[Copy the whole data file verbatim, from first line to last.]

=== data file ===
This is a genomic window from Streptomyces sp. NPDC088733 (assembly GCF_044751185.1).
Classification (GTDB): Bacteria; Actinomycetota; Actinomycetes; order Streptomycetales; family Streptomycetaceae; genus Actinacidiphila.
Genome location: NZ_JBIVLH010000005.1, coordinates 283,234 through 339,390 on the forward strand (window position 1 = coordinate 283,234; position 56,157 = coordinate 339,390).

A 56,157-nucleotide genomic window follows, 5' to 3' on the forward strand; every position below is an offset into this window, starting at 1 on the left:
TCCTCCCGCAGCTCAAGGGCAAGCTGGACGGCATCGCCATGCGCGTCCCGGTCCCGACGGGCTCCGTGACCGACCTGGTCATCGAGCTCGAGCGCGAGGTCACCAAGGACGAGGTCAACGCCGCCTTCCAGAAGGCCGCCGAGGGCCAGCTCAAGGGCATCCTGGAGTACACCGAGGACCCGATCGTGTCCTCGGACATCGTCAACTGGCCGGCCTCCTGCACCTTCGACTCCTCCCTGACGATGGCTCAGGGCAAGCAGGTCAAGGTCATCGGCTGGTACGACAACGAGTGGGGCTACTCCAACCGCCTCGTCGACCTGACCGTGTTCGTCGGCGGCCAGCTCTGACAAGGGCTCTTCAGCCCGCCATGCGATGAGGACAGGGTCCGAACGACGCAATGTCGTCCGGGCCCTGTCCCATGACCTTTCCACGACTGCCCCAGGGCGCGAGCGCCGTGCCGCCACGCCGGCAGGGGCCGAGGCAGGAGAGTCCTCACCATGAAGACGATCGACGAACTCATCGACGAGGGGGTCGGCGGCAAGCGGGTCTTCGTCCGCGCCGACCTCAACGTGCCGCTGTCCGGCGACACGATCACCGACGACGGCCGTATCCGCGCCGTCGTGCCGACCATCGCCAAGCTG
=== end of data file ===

This is a genomic window from Streptomyces sp. NPDC088733 (assembly GCF_044751185.1).
Classification (GTDB): Bacteria; Actinomycetota; Actinomycetes; order Streptomycetales; family Streptomycetaceae; genus Actinacidiphila.
Genome location: NZ_JBIVLH010000005.1, coordinates 283,234 through 339,390 on the forward strand (window position 1 = coordinate 283,234; position 56,157 = coordinate 339,390).

A 56,157-nucleotide genomic window follows, 5' to 3' on the forward strand; every position below is an offset into this window, starting at 1 on the left:
TCCTCCCGCAGCTCAAGGGCAAGCTGGACGGCATCGCCATGCGCGTCCCGGTCCCGACGGGCTCCGTGACCGACCTGGTCATCGAGCTCGAGCGCGAGGTCACCAAGGACGAGGTCAACGCCGCCTTCCAGAAGGCCGCCGAGGGCCAGCTCAAGGGCATCCTGGAGTACACCGAGGACCCGATCGTGTCCTCGGACATCGTCAACTGGCCGGCCTCCTGCACCTTCGACTCCTCCCTGACGATGGCTCAGGGCAAGCAGGTCAAGGTCATCGGCTGGTACGACAACGAGTGGGGCTACTCCAACCGCCTCGTCGACCTGACCGTGTTCGTCGGCGGCCAGCTCTGACAAGGGCTCTTCAGCCCGCCATGCGATGAGGACAGGGTCCGAACGACGCAATGTCGTCCGGGCCCTGTCCCATGACCTTTCCACGACTGCCCCAGGGCGCGAGCGCCGTGCCGCCACGCCGGCAGGGGCCGAGGCAGGAGAGTCCTCACCATGAAGACGATCGACGAACTCATCGACGAGGGGGTCGGCGGCAAGCGGGTCTTCGTCCGCGCCGACCTCAACGTGCCGCTGTCCGGCGACACGATCACCGACGACGGCCGTATCCGCGCCGTCGTGCCGACCATCGCCAAGCTG